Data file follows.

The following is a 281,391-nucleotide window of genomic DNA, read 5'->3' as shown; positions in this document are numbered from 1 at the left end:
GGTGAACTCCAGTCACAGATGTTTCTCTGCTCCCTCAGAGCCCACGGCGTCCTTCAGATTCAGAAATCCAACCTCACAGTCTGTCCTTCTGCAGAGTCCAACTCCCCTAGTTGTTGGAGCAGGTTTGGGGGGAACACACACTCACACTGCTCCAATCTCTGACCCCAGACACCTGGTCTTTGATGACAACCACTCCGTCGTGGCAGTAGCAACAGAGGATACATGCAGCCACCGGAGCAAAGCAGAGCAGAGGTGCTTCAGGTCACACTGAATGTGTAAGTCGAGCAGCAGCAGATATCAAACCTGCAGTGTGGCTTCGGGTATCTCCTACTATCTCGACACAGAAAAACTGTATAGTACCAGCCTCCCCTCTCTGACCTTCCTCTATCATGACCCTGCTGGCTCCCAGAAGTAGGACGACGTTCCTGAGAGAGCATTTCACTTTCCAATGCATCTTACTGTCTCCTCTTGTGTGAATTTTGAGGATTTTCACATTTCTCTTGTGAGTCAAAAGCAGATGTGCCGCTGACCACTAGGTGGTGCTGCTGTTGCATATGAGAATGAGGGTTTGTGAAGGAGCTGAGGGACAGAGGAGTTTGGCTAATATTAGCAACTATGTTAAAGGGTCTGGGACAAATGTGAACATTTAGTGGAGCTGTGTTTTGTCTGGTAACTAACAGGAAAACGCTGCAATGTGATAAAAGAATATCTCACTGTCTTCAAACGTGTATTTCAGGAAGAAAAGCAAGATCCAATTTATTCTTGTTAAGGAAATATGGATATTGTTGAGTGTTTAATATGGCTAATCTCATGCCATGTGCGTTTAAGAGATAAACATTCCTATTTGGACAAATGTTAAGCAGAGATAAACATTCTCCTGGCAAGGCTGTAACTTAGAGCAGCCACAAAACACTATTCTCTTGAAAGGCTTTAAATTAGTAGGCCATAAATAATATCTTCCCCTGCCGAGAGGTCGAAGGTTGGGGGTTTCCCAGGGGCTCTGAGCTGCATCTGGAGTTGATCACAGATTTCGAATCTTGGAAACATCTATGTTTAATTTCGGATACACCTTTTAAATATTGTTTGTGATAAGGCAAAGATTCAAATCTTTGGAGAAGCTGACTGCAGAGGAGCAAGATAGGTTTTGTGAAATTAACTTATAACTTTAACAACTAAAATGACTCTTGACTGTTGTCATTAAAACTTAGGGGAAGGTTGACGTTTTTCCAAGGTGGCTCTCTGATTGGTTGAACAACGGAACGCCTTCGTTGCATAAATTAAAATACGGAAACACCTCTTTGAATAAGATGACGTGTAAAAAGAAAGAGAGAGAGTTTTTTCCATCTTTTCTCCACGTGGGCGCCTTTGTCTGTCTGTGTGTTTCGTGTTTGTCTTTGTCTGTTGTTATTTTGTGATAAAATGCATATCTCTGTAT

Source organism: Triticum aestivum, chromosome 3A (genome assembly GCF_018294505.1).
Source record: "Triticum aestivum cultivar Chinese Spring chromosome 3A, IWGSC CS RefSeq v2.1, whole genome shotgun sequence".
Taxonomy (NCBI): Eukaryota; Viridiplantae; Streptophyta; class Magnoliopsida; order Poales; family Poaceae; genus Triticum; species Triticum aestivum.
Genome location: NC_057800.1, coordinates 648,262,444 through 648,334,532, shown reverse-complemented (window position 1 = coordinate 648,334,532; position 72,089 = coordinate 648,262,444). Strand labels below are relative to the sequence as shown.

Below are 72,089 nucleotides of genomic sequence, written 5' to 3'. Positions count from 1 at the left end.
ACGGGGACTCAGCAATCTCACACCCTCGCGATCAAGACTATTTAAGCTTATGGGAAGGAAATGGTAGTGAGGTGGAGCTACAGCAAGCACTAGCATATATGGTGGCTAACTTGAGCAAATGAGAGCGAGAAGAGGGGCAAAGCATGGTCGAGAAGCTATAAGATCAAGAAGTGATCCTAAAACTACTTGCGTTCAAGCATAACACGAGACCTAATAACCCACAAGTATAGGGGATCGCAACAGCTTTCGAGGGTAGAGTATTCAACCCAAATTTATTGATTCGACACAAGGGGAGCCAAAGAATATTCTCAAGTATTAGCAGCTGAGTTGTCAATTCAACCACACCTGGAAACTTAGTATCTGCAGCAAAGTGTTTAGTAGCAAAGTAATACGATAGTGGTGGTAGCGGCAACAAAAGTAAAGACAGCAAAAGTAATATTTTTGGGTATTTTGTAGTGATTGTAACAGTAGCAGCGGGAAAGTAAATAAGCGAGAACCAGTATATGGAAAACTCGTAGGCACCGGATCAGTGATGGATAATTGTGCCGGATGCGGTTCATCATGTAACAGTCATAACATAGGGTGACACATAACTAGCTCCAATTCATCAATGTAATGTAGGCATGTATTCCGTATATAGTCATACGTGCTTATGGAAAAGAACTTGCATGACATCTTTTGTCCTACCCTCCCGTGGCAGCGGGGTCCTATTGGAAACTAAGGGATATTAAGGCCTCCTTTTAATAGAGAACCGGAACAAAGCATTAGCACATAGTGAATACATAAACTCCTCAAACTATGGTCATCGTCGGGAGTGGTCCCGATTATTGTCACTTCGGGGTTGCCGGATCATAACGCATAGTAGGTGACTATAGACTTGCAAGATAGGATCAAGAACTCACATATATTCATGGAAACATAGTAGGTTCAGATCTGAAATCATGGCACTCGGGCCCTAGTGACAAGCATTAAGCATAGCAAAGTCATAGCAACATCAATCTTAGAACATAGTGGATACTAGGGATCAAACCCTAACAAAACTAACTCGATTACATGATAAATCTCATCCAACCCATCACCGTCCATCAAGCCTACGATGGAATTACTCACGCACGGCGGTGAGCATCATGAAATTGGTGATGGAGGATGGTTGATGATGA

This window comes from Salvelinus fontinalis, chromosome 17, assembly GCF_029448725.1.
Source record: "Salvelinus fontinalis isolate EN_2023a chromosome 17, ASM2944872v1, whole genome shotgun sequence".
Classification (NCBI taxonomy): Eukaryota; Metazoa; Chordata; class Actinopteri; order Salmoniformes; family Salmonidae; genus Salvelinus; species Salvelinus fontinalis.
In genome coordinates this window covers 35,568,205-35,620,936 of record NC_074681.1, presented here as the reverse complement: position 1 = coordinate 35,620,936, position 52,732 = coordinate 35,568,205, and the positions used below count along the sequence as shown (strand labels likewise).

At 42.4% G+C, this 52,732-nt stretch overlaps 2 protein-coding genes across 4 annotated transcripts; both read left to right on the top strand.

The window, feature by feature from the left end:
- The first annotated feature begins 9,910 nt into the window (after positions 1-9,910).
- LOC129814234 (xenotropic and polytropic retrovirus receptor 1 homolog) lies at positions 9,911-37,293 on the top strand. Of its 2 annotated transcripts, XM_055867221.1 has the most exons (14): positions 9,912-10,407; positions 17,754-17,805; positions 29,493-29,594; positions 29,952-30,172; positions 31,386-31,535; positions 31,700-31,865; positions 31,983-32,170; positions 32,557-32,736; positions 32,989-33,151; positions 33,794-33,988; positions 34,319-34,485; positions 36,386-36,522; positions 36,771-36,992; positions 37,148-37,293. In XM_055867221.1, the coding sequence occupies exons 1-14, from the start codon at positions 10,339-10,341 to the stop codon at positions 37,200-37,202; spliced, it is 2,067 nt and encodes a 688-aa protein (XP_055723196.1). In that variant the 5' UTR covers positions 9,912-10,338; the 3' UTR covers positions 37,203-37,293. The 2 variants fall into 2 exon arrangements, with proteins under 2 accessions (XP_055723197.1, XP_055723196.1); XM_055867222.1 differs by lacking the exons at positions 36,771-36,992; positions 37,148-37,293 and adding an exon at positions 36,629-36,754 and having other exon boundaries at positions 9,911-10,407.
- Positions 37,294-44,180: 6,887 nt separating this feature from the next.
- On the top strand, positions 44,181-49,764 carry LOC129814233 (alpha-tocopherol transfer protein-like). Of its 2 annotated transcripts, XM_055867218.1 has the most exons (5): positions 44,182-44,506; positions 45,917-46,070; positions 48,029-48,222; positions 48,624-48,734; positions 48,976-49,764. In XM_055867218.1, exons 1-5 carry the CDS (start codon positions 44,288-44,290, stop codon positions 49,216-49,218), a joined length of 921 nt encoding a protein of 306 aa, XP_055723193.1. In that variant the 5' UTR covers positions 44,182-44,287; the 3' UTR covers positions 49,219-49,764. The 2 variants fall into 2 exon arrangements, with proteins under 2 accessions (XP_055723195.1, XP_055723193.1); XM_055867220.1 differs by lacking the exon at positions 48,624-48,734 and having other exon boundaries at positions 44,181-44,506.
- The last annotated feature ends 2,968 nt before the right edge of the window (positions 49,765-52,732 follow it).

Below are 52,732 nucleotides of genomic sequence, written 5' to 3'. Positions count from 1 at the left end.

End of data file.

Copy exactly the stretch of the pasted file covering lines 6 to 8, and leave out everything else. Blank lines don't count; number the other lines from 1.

Genome location: NC_057800.1, coordinates 648,262,444 through 648,334,532, shown reverse-complemented (window position 1 = coordinate 648,334,532; position 72,089 = coordinate 648,262,444). Strand labels below are relative to the sequence as shown.

Below are 72,089 nucleotides of genomic sequence, written 5' to 3'. Positions count from 1 at the left end.
ACGGGGACTCAGCAATCTCACACCCTCGCGATCAAGACTATTTAAGCTTATGGGAAGGAAATGGTAGTGAGGTGGAGCTACAGCAAGCACTAGCATATATGGTGGCTAACTTGAGCAAATGAGAGCGAGAAGAGGGGCAAAGCATGGTCGAGAAGCTATAAGATCAAGAAGTGATCCTAAAACTACTTGCGTTCAAGCATAACACGAGACCTAATAACCCACAAGTATAGGGGATCGCAACAGCTTTCGAGGGTAGAGTATTCAACCCAAATTTATTGATTCGACACAAGGGGAGCCAAAGAATATTCTCAAGTATTAGCAGCTGAGTTGTCAATTCAACCACACCTGGAAACTTAGTATCTGCAGCAAAGTGTTTAGTAGCAAAGTAATACGATAGTGGTGGTAGCGGCAACAAAAGTAAAGACAGCAAAAGTAATATTTTTGGGTATTTTGTAGTGATTGTAACAGTAGCAGCGGGAAAGTAAATAAGCGAGAACCAGTATATGGAAAACTCGTAGGCACCGGATCAGTGATGGATAATTGTGCCGGATGCGGTTCATCATGTAACAGTCATAACATAGGGTGACACATAACTAGCTCCAATTCATCAATGTAATGTAGGCATGTATTCCGTATATAGTCATACGTGCTTATGGAAAAGAACTTGCATGACATCTTTTGTCCTACCCTCCCGTGGCAGCGGGGTCCTATTGGAAACTAAGGGATATTAAGGCCTCCTTTTAATAGAGAACCGGAACAAAGCATTAGCACATAGTGAATACATAAACTCCTCAAACTATGGTCATCGTCGGGAGTGGTCCCGATTATTGTCACTTCGGGGTTGCCGGATCATAACGCATAGTAGGTGACTATAGACTTGCAAGATAGGATCAAGAACTCACATATATTCATGGAAACATAGTAGGTTCAGATCTGAAATCATGGCACTCGGGCCCTAGTGACAAGCATTAAGCATAGCAAAGTCATAGCAACATCAATCTTAGAACATAGTGGATACTAGGGATCAAACCCTAACAAAACTAACTCGATTACATGATAAATCTCATCCAACCCATCACCGTCCATCAAGCCTACGATGGAATTACTCACGCACGGCGGTGAGCATCATGAAATTGGTGATGGAGGATGGTTGATGATGA